Yes or No — Building decisive pressure 

The farmer leaders virtually brought the talks to a halt during the fifth round of meeting Saturday after they all decided to go quiet, undertake a maun vrat and put up placards before the ministers, demanding a yes or a no to repealing the three farm Acts.

“This demand is completely non-negotiable. The government is ready to amend them but that is not acceptable to us,” farmer leader Joginder Singh Ugrahan who heads the BKU (Ugrahan) told the media outside the Vigyan Bhawan Saturday.

“And since the conversation was getting repetitive and nothing new seemed to be coming out of it, we decided to ask them for a one word answer — yes or no?” he added.

Also read: Punjab’s frustration & anger is rooted in its steep decline, now visible in farmers’ protests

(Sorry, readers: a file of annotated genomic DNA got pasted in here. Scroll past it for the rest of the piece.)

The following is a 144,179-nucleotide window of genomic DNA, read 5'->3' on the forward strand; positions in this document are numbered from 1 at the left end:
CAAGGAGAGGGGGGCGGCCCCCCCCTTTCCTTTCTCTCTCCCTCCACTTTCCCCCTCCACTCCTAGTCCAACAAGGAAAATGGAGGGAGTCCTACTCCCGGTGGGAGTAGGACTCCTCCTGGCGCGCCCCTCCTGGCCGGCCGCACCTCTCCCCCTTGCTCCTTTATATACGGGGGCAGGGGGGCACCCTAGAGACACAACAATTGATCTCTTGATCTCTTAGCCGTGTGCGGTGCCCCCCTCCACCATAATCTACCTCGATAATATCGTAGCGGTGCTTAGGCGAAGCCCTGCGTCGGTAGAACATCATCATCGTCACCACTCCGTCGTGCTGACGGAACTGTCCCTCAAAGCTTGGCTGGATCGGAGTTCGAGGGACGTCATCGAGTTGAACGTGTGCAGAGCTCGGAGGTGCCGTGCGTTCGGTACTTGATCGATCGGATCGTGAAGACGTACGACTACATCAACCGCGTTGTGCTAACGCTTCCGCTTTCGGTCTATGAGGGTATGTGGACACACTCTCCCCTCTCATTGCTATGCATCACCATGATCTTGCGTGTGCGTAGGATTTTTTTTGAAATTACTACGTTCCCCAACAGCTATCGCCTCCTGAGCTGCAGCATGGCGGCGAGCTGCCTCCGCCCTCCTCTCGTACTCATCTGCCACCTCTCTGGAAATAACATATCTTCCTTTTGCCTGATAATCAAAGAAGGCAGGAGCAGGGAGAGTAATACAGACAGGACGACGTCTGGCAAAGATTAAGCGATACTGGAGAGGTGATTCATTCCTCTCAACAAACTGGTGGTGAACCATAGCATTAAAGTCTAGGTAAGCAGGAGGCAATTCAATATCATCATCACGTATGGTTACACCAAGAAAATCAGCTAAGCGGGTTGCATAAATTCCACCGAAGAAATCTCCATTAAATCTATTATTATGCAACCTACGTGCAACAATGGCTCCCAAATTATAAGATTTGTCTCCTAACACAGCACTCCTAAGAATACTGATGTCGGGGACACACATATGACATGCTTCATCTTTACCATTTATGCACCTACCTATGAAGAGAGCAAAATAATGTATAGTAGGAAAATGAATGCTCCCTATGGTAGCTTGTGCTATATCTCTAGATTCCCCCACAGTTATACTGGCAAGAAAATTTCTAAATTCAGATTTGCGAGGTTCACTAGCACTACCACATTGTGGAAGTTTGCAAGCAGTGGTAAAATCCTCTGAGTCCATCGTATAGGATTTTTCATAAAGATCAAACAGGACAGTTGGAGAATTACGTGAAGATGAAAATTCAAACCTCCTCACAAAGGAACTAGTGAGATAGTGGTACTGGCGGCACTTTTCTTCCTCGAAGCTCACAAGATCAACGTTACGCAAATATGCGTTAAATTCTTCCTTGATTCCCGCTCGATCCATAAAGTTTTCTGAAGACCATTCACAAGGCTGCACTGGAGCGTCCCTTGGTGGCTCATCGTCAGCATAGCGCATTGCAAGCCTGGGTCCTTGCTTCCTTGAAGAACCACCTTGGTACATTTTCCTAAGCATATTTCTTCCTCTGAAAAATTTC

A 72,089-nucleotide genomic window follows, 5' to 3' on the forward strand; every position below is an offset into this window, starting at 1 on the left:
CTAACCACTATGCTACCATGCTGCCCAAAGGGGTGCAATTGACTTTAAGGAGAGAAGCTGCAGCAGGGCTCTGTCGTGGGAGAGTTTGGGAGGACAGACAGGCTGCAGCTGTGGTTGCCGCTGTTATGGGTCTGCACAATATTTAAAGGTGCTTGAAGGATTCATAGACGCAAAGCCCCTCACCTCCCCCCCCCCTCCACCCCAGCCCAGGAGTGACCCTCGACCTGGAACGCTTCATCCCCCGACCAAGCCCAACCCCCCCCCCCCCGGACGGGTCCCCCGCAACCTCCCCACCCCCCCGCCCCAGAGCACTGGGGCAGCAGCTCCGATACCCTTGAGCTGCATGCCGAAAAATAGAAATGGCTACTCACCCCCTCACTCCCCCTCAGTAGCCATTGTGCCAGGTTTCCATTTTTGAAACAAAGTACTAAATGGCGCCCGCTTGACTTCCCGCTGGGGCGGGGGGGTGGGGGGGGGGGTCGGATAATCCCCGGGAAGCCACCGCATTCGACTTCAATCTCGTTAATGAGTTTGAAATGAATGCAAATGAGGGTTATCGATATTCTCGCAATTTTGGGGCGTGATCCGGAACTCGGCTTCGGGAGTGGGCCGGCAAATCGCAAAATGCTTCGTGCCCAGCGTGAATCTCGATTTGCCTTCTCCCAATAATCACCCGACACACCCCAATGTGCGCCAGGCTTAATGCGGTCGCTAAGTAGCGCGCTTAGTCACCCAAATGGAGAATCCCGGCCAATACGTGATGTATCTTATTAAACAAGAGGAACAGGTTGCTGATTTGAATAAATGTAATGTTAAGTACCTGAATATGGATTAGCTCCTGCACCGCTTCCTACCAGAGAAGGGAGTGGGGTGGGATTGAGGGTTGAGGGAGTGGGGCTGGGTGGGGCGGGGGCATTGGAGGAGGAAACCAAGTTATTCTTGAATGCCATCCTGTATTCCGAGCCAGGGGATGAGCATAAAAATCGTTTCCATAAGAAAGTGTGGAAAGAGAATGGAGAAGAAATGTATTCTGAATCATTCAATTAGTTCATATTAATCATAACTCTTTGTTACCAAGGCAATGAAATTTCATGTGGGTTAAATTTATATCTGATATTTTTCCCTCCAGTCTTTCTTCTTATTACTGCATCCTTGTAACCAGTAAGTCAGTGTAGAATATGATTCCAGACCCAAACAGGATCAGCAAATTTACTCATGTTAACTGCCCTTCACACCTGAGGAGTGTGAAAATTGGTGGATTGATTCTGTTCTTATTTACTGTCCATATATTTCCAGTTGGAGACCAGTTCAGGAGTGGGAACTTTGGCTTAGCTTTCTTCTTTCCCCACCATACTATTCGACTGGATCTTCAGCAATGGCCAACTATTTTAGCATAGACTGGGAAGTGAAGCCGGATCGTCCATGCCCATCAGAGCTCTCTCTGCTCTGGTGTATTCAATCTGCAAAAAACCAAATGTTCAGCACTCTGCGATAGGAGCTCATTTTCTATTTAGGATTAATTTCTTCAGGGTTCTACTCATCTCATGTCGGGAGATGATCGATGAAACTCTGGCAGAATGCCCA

Subscribe to our channels on YouTube & Telegram

Support Our Journalism

India needs fair, non-hyphenated and questioning journalism, packed with on-ground reporting. ThePrint – with exceptional reporters, columnists and editors – is doing just that.

Sustaining this needs support from wonderful readers like you.

Whether you live in India or overseas, you can take a paid subscription by clicking here.

Support Our Journalism


  1. This is protest limited to rich farmers of Punjab and in a few other districts of some states. The vast majority of farmers in rest of the country, including poor farmers of Punjab have nothing to do with this agitation. The government needs to communicate this fact and the benefits of the new laws clearly to the citizens of this country. Why should everyone else subsidise the entitled few?